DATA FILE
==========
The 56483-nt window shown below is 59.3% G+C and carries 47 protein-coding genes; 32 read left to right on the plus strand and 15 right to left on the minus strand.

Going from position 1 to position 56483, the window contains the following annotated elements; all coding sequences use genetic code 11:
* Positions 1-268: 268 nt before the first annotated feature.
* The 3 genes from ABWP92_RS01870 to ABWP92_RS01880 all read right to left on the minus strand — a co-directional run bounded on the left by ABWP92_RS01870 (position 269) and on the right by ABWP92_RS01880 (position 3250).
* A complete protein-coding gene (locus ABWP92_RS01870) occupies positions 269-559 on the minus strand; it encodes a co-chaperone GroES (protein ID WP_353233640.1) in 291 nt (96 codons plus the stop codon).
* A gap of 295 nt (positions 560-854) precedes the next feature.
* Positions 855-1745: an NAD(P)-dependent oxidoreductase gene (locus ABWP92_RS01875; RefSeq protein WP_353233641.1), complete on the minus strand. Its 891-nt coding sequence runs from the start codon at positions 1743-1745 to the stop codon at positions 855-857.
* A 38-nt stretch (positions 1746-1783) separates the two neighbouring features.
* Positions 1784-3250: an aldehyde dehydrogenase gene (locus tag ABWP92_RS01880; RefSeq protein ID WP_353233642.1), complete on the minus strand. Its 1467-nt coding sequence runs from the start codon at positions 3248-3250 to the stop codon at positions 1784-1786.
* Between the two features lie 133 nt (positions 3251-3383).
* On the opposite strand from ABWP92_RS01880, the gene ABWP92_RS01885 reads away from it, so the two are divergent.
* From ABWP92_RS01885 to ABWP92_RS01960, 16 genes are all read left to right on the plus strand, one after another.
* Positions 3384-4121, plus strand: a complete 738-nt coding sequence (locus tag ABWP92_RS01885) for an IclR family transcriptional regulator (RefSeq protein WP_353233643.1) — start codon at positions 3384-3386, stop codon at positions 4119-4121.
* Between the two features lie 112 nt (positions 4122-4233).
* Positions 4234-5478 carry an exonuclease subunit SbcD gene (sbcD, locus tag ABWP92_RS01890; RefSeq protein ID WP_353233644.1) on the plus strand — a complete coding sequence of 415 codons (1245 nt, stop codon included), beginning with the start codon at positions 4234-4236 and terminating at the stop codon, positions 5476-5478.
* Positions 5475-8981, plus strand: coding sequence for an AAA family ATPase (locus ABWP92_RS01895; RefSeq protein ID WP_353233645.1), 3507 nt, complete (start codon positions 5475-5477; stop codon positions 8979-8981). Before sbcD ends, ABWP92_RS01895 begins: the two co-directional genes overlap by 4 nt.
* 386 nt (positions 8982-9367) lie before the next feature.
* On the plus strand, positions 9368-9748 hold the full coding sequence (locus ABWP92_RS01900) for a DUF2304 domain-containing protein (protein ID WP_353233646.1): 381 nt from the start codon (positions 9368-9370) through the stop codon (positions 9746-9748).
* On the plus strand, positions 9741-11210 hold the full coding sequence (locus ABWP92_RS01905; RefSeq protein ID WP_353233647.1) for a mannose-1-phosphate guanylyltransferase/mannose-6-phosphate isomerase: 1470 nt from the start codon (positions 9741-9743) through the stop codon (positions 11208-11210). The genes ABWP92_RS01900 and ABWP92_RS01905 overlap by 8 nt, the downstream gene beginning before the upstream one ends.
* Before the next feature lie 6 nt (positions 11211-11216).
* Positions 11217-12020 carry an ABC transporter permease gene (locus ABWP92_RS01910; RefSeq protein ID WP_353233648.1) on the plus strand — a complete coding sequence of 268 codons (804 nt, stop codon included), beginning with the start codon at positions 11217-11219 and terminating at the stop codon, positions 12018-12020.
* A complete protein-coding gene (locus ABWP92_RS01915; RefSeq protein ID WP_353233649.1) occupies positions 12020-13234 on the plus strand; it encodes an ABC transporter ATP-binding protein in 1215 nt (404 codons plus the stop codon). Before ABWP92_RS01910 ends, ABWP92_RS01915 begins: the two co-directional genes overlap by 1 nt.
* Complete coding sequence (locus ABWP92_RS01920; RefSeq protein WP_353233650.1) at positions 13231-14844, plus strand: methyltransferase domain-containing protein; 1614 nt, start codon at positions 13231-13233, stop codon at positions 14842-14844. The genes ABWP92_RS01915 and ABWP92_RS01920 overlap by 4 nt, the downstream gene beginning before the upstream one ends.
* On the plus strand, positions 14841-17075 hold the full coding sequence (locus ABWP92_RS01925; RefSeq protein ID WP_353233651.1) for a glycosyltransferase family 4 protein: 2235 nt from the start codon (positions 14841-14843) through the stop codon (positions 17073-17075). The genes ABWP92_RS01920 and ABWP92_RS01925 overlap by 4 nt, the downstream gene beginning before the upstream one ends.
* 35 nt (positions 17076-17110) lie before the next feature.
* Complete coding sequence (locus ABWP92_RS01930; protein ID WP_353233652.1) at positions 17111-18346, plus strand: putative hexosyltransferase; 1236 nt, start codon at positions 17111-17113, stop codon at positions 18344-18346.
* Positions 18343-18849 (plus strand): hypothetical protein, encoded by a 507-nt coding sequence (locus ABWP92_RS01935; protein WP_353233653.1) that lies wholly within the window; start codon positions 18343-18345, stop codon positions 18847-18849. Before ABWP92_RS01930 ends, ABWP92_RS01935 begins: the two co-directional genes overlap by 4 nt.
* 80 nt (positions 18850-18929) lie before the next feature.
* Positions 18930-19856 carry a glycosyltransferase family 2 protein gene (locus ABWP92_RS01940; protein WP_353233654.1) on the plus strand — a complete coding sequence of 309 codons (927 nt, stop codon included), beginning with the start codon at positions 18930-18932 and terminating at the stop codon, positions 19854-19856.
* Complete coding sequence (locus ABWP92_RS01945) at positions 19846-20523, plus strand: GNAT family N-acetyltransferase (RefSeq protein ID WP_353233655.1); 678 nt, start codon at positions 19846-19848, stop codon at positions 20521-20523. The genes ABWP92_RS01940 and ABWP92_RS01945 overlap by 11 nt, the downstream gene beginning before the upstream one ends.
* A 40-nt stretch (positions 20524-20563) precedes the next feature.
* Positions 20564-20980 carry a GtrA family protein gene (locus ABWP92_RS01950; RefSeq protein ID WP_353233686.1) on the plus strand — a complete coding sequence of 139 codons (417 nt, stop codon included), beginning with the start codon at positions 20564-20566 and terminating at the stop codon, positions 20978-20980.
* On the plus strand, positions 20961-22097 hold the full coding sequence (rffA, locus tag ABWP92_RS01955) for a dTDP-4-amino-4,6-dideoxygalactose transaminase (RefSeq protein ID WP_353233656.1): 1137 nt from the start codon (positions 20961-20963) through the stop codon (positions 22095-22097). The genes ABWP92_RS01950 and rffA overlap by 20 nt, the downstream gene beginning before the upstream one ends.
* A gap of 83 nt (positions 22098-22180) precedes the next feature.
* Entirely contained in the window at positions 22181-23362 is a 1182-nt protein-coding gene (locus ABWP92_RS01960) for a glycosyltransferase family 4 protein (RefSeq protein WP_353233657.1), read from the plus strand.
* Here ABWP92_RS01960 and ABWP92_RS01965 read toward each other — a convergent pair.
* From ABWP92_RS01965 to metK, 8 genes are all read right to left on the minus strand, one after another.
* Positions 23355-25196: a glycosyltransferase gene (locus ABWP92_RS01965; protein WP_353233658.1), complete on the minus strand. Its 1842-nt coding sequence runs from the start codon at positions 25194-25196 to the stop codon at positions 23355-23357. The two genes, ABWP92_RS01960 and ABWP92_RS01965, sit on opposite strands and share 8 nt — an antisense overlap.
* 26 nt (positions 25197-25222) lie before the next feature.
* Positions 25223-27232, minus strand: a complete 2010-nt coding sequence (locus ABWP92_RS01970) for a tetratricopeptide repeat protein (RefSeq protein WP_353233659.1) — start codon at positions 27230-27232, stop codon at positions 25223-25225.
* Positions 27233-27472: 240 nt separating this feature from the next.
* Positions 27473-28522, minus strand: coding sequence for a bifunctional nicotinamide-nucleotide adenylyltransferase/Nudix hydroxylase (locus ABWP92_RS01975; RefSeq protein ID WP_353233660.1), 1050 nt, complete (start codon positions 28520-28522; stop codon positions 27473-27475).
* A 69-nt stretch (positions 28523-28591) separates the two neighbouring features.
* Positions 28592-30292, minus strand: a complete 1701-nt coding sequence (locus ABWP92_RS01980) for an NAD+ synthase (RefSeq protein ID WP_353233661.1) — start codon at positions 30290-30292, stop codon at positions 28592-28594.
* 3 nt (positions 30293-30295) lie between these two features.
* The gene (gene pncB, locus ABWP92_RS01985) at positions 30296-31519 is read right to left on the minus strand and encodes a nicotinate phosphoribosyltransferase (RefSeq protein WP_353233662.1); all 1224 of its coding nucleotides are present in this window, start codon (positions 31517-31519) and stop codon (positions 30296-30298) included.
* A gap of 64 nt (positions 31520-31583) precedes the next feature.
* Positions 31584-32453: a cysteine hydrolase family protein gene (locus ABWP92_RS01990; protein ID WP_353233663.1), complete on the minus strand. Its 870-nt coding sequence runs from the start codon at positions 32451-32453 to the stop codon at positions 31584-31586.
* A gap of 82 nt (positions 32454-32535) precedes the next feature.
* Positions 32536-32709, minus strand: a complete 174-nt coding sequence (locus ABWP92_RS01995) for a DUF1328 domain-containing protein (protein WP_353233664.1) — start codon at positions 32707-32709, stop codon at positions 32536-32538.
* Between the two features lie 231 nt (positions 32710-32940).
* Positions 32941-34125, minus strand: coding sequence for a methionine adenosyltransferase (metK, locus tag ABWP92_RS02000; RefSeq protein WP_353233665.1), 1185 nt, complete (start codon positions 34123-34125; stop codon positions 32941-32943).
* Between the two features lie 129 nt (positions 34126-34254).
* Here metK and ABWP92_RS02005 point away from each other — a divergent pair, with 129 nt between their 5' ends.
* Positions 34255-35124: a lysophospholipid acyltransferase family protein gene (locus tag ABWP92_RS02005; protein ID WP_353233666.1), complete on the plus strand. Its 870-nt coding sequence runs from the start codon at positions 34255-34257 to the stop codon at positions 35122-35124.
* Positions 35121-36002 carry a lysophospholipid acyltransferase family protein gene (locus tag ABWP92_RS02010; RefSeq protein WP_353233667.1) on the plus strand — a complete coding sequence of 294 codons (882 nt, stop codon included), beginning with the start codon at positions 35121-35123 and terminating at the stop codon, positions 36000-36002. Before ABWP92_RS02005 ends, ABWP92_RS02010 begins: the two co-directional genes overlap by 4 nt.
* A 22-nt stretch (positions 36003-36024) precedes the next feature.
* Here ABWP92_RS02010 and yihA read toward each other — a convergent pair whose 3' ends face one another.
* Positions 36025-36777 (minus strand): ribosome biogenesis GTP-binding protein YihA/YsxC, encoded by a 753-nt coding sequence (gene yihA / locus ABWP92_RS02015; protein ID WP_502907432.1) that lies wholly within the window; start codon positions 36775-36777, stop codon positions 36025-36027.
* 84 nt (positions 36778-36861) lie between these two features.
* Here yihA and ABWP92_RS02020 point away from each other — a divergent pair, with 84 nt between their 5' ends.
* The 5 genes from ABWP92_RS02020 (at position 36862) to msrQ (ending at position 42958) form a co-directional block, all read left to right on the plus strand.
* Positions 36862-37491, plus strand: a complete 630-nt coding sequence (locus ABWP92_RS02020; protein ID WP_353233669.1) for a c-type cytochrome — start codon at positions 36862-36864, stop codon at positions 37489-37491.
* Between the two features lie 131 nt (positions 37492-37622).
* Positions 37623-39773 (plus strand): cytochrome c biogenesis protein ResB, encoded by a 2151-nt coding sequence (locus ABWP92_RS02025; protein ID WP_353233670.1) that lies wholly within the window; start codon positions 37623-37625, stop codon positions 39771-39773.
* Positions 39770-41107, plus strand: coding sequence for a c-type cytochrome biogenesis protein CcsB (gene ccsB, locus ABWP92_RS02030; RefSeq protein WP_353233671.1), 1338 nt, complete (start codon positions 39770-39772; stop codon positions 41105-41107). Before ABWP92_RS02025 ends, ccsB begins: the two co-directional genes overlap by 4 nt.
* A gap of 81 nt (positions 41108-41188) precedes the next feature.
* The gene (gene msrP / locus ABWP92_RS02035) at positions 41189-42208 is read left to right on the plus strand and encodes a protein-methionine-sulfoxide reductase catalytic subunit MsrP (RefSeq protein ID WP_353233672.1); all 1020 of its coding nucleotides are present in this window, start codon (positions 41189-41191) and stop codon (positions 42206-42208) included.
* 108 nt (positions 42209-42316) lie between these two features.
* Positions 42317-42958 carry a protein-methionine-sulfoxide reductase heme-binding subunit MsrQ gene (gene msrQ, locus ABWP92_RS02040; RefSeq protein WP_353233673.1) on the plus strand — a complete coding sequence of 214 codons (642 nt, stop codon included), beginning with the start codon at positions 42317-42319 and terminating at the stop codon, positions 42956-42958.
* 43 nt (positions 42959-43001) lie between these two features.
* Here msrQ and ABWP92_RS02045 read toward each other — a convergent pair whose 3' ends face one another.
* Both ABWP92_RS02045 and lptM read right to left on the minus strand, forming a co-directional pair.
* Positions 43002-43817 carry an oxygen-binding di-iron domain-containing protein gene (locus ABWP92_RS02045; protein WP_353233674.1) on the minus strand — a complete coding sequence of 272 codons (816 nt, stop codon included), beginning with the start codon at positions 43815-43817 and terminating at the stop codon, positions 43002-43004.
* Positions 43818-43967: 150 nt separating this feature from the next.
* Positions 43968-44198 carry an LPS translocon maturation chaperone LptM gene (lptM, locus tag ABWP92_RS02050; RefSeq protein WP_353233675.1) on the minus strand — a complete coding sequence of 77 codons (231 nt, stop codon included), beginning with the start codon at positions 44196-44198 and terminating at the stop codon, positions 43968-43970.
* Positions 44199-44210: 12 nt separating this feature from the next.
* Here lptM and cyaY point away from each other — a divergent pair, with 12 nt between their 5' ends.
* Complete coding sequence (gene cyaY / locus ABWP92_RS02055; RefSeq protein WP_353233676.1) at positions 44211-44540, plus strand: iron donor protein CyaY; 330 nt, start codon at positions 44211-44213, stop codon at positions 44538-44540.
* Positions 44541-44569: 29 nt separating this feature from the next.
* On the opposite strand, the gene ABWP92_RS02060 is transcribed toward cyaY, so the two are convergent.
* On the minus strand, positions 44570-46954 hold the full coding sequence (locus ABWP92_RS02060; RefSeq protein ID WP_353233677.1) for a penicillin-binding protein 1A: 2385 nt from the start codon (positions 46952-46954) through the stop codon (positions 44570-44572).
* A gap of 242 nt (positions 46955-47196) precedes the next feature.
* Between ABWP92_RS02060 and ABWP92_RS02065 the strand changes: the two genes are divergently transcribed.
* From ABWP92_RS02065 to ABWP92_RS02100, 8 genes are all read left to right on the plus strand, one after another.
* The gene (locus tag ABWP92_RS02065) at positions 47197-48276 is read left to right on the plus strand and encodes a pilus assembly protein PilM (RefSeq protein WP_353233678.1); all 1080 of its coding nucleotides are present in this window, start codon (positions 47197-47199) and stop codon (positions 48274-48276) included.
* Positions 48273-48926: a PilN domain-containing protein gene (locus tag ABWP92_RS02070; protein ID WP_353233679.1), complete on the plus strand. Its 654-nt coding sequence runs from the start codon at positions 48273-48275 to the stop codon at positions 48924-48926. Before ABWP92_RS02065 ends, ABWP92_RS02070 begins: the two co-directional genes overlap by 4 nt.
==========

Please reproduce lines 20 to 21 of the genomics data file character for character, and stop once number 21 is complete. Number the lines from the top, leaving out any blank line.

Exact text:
* Before the next feature lie 6 nt (positions 11211-11216).
* Positions 11217-12020 carry an ABC transporter permease gene (locus ABWP92_RS01910; RefSeq protein ID WP_353233648.1) on the plus strand — a complete coding sequence of 268 codons (804 nt, stop codon included), beginning with the start codon at positions 11217-11219 and terminating at the stop codon, positions 12018-12020.